Team to Visit
Designation verifies ability to meet international standards
for veterinary medicine"
An accreditation team will visit OVC Feb. 2 to 6
to assess how well the college measures up to international
standards for veterinary medical schools. The accreditation
process is conducted by the American Veterinary Medical
Association (AVMA) in partnership with the Canadian Veterinary
Medical Association (CMVA).
The on-site visit by a team of Americans and Canadians
is a requirement for all veterinary colleges from both countries
at least once every seven years - or more often if deficiencies
are identified. Increasingly, veterinary colleges around
the world are undergoing AVMA/CVMA accreditation to ensure
they meet the same standards.
OVC dean Alan Meek says it's important that the college
maintain its current designation of full accreditation "because
it confirms that our graduates are well trained in the fundamental
principles, scientific knowledge and skills of veterinary
medicine, and that we meet the other essentials that are
evaluated. Full accreditation verifies our ability to meet
international standards for veterinary medicine, which is
vital to assure Canadians and international consumers that
our animal-care, inspection and food-safety practices are
of the highest quality."
Veterinary colleges and veterinarians are an integral part
of Canada's infrastructure for public health protection,
including regulatory agencies, food safety, wildlife and
environmental health, and medical research, says Meek.
Veterinary practitioners and researchers play a key role
in disease surveillance and outbreak response - the front-line
defence against threats such as mosquito-borne West Nile
virus, mad cow disease, E. coli outbreaks and other
diseases transmitted through the food chain.
They also promote the quality and safety of food through
proactive means, such as by animal health programs that
decrease the use of antibiotics. And they advance human
health through comparative medical research. Understanding
animal diseases helps researchers better understand and
treat human diseases.
Further to meeting important human and environmental health
commitments, the CVMA notes that accreditation of Canada's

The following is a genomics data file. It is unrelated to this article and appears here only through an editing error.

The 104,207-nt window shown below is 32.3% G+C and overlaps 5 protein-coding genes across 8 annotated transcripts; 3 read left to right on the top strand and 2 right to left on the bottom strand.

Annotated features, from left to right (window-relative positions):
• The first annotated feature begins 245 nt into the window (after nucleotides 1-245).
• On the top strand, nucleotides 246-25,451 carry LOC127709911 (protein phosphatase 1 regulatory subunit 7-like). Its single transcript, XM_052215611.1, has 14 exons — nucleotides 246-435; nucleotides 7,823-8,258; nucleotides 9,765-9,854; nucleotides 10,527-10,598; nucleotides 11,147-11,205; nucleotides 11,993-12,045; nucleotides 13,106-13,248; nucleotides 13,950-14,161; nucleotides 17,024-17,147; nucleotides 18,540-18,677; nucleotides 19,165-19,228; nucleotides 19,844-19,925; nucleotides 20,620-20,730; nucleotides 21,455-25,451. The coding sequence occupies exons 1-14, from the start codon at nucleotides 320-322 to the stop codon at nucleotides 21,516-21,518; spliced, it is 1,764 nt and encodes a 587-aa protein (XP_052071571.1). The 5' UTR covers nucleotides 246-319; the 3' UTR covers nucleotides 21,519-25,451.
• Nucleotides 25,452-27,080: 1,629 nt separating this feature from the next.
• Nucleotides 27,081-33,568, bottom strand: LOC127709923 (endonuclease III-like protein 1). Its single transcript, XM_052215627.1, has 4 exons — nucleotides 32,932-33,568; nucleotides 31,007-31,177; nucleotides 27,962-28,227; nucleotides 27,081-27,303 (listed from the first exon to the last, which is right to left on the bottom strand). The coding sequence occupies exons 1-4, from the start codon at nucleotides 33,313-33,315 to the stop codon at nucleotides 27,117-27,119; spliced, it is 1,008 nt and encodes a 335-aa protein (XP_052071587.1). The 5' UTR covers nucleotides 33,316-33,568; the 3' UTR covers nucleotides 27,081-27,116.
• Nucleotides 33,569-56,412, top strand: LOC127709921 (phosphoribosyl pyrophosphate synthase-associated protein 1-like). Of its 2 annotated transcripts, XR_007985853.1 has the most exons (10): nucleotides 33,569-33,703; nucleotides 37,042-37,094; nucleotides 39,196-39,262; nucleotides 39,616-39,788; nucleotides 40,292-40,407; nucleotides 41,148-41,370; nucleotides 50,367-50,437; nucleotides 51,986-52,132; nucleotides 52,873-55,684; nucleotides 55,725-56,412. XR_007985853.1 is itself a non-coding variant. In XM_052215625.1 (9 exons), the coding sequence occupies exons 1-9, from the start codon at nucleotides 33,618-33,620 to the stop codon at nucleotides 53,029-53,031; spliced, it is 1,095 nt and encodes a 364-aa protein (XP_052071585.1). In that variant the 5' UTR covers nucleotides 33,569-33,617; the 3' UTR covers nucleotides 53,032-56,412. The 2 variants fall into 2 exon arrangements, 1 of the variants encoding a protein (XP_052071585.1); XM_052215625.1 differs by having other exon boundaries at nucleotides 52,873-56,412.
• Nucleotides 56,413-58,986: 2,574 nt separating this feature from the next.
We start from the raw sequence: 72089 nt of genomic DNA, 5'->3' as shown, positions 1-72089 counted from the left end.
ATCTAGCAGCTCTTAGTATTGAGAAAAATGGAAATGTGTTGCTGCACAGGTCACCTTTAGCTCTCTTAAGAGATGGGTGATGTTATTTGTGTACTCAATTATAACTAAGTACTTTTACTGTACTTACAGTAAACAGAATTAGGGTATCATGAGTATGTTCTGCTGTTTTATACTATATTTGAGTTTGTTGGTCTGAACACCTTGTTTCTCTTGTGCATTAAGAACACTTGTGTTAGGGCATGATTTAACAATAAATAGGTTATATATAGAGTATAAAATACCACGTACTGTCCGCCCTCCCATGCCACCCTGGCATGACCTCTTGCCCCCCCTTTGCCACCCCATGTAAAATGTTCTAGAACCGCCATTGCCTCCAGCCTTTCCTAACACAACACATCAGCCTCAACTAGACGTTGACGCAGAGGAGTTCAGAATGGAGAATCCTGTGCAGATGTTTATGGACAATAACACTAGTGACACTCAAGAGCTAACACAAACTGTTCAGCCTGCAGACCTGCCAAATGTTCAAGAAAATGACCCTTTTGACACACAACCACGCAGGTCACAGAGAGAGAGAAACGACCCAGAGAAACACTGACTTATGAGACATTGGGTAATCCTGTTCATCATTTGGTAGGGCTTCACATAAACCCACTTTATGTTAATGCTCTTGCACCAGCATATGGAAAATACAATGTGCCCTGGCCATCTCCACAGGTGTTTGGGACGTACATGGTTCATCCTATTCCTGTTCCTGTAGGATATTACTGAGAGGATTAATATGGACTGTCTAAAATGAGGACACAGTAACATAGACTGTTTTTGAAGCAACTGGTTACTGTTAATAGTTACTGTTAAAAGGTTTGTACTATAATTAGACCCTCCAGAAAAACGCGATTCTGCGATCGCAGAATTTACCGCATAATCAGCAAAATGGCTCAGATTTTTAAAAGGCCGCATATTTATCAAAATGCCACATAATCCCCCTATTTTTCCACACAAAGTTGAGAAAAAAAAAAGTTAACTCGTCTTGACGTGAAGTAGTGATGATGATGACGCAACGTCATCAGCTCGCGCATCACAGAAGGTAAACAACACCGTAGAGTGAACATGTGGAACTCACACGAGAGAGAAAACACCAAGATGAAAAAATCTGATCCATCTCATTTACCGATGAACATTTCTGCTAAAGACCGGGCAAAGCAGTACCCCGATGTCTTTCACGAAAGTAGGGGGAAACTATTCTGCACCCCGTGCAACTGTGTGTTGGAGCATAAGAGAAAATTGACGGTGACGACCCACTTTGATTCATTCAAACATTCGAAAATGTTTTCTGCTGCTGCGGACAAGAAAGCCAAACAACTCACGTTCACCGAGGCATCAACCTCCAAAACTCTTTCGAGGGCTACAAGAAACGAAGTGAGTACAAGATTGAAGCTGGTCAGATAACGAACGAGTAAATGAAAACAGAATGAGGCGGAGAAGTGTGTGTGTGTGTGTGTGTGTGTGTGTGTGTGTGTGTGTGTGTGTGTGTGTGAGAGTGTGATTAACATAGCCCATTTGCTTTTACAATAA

veterinary colleges "provides a trade advantage to
livestock and livestock-product exporters, since international
trading partners are increasingly basing their health risk
assessments on the competency of the national veterinary
service . . . (which) is directly linked to the accreditation
status of the veterinary colleges." Canada's food-animal
industry has an estimated annual value of $38 billion, including
$8 billion in exports.
Full accreditation also enables OVC graduates to readily
obtain their licences to practice veterinary medicine, says
Meek, and it greatly enhances the college's ability to recruit
students, gain recognition for its graduates, recruit and
retain faculty and maintain the quality of its research
The accreditation team coming to OVC in February will evaluate
the college's organization, finances, physical facilities
and equipment, clinical resources, library and learning
resources, students, admission, faculty, curriculum, continuing
education and research programs. Full accreditation means
OVC's program meets or exceeds all 11 of these standards,
which are established by the U.S. Council on Education.
A college that is unable to meet one or more standards
is placed on limited-accreditation status until it remedies
its shortcomings. Failure to do so results in the termination
of accreditation status.
Of Canada's three other colleges of veterinary medicine,
the Atlantic Veterinary College is fully accredited; the
University of Saskatchewan's Western College of Veterinary
Medicine is fully accredited but for a restricted period
of time because of infrastructure and other concerns, and
the Faculté de médecine vétérinaire
at St. Hyacinthe in Quebec is on limited accreditation.
Meek says the deans of all four of Canada's veterinary
colleges have been meeting with federal officials for a
number of months to secure "much-needed reinvestment"
in their facilities and they hoped to hear some promising
news in the Dec. 10 federal budget. He notes, for example,
that no Canadian veterinary college has "Level 3"
biocontainment facilities, which is "a great concern
given the new and emerging diseases such as West Nile virus
and chronic wasting disease."
The U of G/Ontario Ministry of Agriculture, Food and Rural
Affairs contract, which includes OVC's Veterinary Clinical
Education Program (VCEP) funding, is also under review.
The VCEP funding is vital to OVC's ability to provide its
students with essential clinical education and to serve
the animal-owning public of Ontario, says Meek.
"Our VCEP funding remains critical to delivering a
high-quality veterinary clinical education, which is so
important to protecting and advancing public, animal and
environmental health and to helping ensure that the college
continues to meet international standards."